Columbia celebrates Martin Luther King Jr. Day

Monday, January 17, 2011 | 5:19 p.m. CST; updated 4:46 p.m. CST, Tuesday, January 18, 2011
Shalia Ford, state youth director for the Missouri NAACP branch, speaks Monday during a ceremony at the Martin Luther King Jr. Memorial at Battle Garden. Ford said children today should not only recognize the dream of King, but also honor their own dreams as well.

COLUMBIA — About 65 celebrants gathered at the snow-covered Martin Luther King Jr. Memorial Park to hear speeches honoring King's legacy Monday.

Mary Ratliff, president of the Columbia and Missouri State NAACP, organized the ceremony, which was followed by a motorcade procession of about 50 cars to Second Baptist Church, 407 E. Broadway, for more speeches, awards and song.


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Shalia Ford, Missouri State Youth Advisor, spoke to the young people in the crowd.

"Take each day to remember the dream of Dr. Martin Luther King Jr., but also remember the dreams that are in your heart and pursue them with diligence," she said.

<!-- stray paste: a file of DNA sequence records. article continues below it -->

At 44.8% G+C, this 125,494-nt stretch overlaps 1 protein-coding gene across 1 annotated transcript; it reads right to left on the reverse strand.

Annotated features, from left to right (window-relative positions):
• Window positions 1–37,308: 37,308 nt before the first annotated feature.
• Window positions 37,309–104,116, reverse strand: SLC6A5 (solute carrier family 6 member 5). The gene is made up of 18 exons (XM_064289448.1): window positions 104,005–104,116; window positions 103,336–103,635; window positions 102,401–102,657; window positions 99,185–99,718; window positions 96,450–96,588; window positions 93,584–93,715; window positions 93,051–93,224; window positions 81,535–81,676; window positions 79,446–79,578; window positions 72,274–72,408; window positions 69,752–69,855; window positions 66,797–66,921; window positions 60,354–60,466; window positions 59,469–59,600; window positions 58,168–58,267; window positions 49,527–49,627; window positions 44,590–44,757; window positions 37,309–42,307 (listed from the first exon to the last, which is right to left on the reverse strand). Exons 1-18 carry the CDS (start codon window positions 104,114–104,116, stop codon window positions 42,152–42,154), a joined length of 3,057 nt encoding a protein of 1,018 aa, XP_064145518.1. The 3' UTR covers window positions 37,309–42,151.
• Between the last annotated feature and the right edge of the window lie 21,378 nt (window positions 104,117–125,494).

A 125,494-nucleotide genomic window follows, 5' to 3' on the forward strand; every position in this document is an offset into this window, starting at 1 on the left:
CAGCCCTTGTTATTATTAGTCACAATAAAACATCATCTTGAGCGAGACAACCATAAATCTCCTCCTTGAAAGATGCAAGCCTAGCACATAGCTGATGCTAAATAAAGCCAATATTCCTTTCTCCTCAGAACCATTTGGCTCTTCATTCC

Philisha Sadberry, 5, was one of about 100 people who attended the later ceremony at Second Baptist Church. She said that she dreams of going roller-skating and being a cheerleader and a teacher.

DeAnn Gould, Philisha's mom, said that it is important to her to teach her children to remember this day and its meaning in history.

"Those day-to-day things that we enjoy haven't always been like that," Gould said. "Someone had to die in order for us to get that."

Gould prompted her daughter with memories of an earlier discussion they had about King. Sadberry nodded as her mother asked, "Did I tell you he liked everybody and he wanted everybody to get along?"

Gould said her own mother was a member of the NAACP and inspired her to work toward her dreams and to teach her children to do the same. She remembered her mom telling her, "If you believe it and you know in your heart that you're right, then you go with it."

Gould's son, Keith Caldwell, 17, talked about the importance of remembering history.

"What's important to me is that old black people can share with us young people how things went down, how whites and blacks didn't get along."

Caldwell said that he talks with friends at his school in Laddonia, Community R-VI. They can appreciate King's legacy together, he said, calling the day "one of the best holidays" for its ability to honor people who stepped up to change the world and bring equality.

Rev. Gill Ford, NAACP National Director of Capacity Building, gave the keynote speech at the ceremony, telling people not to be complacent but to be vocal and to encourage each other's dreams.

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